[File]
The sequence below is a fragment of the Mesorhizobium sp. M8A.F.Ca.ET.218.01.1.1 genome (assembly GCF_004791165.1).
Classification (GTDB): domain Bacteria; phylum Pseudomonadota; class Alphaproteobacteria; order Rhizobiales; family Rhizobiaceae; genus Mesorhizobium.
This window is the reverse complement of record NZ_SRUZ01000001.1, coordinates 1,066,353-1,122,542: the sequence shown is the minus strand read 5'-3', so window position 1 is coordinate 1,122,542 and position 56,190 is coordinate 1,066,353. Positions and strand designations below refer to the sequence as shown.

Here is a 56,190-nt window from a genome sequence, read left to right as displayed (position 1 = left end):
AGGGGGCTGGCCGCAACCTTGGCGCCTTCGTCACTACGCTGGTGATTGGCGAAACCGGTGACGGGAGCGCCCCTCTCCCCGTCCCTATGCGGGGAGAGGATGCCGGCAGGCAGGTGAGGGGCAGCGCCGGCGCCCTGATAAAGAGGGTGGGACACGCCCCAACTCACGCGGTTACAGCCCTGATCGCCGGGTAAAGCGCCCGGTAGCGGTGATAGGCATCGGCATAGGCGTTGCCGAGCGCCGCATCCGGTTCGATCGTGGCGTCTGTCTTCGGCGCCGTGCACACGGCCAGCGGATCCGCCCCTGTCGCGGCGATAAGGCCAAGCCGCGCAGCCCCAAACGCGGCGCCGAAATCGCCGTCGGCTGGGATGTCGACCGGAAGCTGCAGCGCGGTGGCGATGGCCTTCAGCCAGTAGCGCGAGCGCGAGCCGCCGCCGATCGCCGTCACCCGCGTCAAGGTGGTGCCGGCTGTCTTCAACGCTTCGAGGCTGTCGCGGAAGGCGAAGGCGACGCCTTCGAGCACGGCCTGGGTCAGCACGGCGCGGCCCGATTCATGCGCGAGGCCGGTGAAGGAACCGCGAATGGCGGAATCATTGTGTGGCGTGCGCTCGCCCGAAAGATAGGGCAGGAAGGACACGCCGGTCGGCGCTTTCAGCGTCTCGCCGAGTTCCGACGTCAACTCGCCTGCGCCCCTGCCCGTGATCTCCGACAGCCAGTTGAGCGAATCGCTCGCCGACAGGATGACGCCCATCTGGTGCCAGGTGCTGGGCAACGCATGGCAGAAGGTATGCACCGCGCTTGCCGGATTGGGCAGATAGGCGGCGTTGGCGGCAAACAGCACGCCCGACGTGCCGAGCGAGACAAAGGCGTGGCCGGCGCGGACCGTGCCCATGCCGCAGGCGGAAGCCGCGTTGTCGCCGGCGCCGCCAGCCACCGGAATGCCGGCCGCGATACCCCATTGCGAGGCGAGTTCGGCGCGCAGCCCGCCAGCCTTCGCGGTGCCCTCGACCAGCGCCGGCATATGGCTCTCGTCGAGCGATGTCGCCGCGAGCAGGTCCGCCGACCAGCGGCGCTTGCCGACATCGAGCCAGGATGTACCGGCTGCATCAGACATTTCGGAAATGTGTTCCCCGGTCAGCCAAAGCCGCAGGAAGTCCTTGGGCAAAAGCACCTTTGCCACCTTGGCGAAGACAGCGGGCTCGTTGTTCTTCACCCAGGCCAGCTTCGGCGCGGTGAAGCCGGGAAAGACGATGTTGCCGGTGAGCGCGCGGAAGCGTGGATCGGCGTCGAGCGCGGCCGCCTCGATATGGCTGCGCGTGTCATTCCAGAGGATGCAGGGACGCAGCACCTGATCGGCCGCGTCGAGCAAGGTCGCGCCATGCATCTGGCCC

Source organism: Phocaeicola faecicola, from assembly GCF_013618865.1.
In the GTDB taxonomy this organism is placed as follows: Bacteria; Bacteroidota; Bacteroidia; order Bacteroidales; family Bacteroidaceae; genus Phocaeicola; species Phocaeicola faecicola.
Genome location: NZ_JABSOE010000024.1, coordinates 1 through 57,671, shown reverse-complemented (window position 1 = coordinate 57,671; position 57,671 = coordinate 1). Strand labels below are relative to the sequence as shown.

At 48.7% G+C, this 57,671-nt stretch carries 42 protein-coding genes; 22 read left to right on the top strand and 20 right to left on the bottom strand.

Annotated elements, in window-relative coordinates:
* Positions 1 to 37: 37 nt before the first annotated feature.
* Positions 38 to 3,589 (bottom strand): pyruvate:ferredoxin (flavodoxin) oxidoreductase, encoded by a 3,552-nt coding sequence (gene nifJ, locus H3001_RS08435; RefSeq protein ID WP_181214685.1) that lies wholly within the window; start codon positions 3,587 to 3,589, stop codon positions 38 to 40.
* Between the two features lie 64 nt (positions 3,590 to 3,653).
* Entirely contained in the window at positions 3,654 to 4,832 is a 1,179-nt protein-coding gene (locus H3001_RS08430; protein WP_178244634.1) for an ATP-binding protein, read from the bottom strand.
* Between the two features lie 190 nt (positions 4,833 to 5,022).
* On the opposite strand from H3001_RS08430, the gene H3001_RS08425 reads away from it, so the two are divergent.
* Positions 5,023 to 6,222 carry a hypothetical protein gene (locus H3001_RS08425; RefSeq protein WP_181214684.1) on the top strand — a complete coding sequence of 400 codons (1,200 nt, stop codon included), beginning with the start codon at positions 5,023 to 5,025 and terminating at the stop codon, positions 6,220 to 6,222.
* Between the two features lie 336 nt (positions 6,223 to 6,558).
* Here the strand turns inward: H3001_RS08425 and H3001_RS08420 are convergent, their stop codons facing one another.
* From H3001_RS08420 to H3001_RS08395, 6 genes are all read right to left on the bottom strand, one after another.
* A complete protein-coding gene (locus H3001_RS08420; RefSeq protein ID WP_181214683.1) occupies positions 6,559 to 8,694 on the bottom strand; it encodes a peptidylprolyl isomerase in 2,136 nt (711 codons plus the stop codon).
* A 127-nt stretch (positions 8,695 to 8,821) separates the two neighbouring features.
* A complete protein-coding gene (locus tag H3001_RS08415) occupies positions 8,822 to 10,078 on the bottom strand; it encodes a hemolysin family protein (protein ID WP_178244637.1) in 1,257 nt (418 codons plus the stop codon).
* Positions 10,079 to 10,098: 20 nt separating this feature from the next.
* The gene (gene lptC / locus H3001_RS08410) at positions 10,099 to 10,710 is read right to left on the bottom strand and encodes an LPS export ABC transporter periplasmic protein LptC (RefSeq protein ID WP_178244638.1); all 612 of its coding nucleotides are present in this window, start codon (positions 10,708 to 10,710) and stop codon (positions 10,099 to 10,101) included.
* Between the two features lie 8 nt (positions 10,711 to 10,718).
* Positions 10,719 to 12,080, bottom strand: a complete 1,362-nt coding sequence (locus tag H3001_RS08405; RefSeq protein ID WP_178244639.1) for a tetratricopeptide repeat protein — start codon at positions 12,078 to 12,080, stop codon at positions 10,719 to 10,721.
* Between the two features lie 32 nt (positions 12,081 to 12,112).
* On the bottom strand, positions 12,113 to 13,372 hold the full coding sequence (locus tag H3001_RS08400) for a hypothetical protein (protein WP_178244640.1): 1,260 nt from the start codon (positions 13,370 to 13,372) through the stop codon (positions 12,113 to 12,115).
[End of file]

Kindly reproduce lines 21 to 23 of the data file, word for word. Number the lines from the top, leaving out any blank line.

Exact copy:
* A complete protein-coding gene (locus H3001_RS08420; RefSeq protein ID WP_181214683.1) occupies positions 6,559 to 8,694 on the bottom strand; it encodes a peptidylprolyl isomerase in 2,136 nt (711 codons plus the stop codon).
* A 127-nt stretch (positions 8,695 to 8,821) separates the two neighbouring features.
* A complete protein-coding gene (locus tag H3001_RS08415) occupies positions 8,822 to 10,078 on the bottom strand; it encodes a hemolysin family protein (protein ID WP_178244637.1) in 1,257 nt (418 codons plus the stop codon).